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Rajendra Kumar Gupta Vs. Sailendra Kumar Gupta - Court Judgment

LegalCrystal Citation
SubjectProperty
CourtKolkata
Decided On
Reported inAIR1937Cal735
AppellantRajendra Kumar Gupta
RespondentSailendra Kumar Gupta
Cases ReferredSaraj Basini Debi v. Mohendra Nath Bahadur
Excerpt:
- .....proceedings were started on 3rd may 1937 by the presentation of a petition by one sailendra kumar gupta who is the son of rajendra kumar gupta, in which it was alleged that rajendra kumar gupta had become of unsound mind and had been in that condition for some nine or ten months previously. it was stated that the petition had been made 'for being appointed guardian of the person and the property of the lunatic.' the word used in the translation is 'idiot.' certain facts are set forth in the petition and in para. 10 thereof it was prayed that notice should be served on 'the idiot,' that the records of the case should be perused, there should be an order for an inquisition recorded and the case heard after serving notices upon the near relatives of 'the idiot' and the applicant.....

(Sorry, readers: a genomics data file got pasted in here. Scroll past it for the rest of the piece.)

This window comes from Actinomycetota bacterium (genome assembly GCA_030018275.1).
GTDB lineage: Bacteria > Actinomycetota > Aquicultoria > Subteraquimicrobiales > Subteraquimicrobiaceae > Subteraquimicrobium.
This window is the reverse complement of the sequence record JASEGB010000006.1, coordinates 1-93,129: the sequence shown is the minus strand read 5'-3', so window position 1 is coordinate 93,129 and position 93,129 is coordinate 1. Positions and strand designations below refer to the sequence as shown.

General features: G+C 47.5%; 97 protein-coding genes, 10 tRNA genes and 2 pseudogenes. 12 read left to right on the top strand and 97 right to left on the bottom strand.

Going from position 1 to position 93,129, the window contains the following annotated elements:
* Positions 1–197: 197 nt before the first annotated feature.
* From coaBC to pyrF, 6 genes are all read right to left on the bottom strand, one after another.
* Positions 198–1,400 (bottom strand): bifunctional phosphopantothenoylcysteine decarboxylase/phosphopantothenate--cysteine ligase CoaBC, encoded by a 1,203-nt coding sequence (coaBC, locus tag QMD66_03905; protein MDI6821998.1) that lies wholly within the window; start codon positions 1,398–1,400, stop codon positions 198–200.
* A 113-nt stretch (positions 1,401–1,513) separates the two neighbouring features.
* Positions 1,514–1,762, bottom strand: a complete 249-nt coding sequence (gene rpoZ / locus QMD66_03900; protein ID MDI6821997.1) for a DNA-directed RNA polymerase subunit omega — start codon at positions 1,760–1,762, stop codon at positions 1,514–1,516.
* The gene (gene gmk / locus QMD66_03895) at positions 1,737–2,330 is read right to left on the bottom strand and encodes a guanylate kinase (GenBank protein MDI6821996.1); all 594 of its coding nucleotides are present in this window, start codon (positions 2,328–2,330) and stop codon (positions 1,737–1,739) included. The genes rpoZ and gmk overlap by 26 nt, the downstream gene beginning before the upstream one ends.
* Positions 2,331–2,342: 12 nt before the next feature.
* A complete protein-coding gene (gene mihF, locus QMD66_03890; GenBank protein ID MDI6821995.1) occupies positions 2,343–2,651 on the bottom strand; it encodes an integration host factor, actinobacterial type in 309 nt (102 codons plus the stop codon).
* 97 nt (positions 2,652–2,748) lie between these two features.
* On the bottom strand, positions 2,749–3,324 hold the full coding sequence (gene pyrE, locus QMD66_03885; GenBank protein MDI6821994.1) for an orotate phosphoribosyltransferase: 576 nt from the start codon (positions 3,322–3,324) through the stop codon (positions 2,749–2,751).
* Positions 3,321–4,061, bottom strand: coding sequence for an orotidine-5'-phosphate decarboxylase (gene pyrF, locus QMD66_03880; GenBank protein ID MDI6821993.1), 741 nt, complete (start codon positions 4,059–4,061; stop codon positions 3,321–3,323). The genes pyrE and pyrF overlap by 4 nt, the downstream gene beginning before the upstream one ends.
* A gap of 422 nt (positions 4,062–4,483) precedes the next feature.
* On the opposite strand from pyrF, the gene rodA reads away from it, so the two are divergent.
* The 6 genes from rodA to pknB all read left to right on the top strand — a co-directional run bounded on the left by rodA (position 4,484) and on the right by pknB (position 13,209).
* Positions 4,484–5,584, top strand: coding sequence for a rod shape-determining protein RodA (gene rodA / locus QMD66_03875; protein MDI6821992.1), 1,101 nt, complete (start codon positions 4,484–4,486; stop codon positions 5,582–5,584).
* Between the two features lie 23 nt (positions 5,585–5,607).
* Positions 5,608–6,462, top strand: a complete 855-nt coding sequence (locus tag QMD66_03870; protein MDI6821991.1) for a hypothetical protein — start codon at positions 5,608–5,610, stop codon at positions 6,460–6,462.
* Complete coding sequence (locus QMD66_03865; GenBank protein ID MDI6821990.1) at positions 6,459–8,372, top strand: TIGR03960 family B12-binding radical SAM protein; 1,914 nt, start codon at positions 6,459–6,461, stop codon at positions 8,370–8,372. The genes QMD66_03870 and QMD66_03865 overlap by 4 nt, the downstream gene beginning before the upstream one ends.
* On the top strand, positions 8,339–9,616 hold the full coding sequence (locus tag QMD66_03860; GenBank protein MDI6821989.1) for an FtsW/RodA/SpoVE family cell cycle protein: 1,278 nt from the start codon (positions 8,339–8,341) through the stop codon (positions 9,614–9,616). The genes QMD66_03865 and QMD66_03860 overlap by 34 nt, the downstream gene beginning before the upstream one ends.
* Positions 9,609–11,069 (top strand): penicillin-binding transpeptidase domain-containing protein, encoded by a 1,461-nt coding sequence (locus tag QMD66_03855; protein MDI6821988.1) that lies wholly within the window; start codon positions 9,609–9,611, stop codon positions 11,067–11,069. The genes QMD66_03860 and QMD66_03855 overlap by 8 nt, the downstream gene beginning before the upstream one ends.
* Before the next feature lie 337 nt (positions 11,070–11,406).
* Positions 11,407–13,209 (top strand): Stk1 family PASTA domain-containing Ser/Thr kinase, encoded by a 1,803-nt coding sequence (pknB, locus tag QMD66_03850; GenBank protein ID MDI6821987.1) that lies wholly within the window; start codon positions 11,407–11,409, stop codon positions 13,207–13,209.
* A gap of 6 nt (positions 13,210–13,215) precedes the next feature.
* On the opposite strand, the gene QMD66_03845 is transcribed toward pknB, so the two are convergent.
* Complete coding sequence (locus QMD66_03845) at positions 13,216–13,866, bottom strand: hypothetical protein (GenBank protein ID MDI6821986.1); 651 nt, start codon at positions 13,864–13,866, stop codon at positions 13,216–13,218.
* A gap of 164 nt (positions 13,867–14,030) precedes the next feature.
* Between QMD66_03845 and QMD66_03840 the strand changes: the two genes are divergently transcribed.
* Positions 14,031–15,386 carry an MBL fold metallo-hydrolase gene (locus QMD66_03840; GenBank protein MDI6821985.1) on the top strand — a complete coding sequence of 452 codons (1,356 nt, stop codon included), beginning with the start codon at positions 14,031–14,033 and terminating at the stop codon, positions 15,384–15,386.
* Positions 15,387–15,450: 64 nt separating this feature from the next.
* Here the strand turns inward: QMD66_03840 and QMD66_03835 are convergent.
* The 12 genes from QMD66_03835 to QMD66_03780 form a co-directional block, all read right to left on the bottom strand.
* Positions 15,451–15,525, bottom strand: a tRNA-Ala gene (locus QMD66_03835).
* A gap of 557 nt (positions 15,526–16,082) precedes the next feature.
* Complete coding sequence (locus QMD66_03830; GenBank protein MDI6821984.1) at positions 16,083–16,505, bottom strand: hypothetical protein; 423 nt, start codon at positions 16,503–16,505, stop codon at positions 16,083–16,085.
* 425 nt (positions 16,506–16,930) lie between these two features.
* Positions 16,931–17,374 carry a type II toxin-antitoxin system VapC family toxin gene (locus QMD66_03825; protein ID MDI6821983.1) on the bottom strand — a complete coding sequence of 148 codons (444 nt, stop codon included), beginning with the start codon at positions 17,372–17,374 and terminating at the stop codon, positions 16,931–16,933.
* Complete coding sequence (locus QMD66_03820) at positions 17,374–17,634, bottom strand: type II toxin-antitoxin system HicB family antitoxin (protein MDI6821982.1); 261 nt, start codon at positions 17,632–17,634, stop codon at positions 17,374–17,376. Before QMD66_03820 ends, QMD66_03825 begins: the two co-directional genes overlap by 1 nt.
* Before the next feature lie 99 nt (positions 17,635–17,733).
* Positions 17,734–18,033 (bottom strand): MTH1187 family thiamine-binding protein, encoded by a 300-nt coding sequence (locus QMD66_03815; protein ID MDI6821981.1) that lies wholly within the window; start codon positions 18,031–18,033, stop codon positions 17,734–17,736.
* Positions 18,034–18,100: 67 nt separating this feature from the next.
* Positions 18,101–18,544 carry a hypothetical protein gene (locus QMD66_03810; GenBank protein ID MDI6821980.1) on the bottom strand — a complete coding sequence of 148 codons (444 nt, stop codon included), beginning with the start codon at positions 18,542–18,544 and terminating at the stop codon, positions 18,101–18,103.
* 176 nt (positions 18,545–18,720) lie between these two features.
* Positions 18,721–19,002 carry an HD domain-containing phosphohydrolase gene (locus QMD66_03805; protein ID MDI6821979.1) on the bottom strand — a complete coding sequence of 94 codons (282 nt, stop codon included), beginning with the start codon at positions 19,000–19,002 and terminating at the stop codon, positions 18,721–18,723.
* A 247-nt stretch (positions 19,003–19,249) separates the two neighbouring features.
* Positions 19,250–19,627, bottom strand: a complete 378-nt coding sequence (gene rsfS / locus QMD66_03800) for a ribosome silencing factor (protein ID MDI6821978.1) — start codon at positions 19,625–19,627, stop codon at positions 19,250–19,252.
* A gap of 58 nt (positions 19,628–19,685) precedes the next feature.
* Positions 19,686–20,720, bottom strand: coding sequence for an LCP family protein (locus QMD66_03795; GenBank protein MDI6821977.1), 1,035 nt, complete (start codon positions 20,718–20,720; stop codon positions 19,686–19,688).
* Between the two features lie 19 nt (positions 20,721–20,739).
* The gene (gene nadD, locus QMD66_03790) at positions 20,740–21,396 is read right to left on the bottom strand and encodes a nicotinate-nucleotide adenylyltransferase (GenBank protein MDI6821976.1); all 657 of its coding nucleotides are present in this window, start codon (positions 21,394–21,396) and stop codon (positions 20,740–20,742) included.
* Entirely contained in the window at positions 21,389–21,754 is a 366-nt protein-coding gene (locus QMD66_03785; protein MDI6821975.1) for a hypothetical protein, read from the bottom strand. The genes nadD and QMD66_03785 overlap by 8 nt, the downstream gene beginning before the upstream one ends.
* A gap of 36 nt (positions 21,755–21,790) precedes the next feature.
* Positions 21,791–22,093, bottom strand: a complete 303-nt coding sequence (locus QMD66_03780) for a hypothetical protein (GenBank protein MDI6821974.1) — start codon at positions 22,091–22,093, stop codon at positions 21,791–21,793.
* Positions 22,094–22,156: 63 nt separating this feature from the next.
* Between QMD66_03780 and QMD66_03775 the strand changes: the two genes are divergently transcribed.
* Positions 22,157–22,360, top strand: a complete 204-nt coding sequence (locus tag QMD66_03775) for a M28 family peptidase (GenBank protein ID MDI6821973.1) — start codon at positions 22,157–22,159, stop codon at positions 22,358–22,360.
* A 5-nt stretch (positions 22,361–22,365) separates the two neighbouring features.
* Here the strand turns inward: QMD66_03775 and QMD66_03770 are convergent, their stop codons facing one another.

Judgment:

Costello, Ag. C.J.

1. This is an appeal against certain orders made by the District Judge of Faridpur in a matter which a is described as Lunacy Act Case No. 23 of 1937. The present proceedings were started on 3rd May 1937 by the presentation of a petition by one Sailendra Kumar Gupta who is the son of Rajendra Kumar Gupta, in which it was alleged that Rajendra Kumar Gupta had become of unsound mind and had been in that condition for some nine or ten months previously. It was stated that the petition had been made 'for being appointed guardian of the person and the property of the lunatic.' The word used in the translation is 'idiot.' Certain facts are set forth in the petition and in para. 10 thereof it was prayed that notice should be served on 'the idiot,' that the records of the case should be perused, there should be an order for an inquisition recorded and the case heard after serving notices upon the near relatives of 'the idiot' and the applicant appointed as the guardian of the person and manager of the property of 'the idiot'. On the same day on which that petition was filed, an order was made by the District Judge in this form: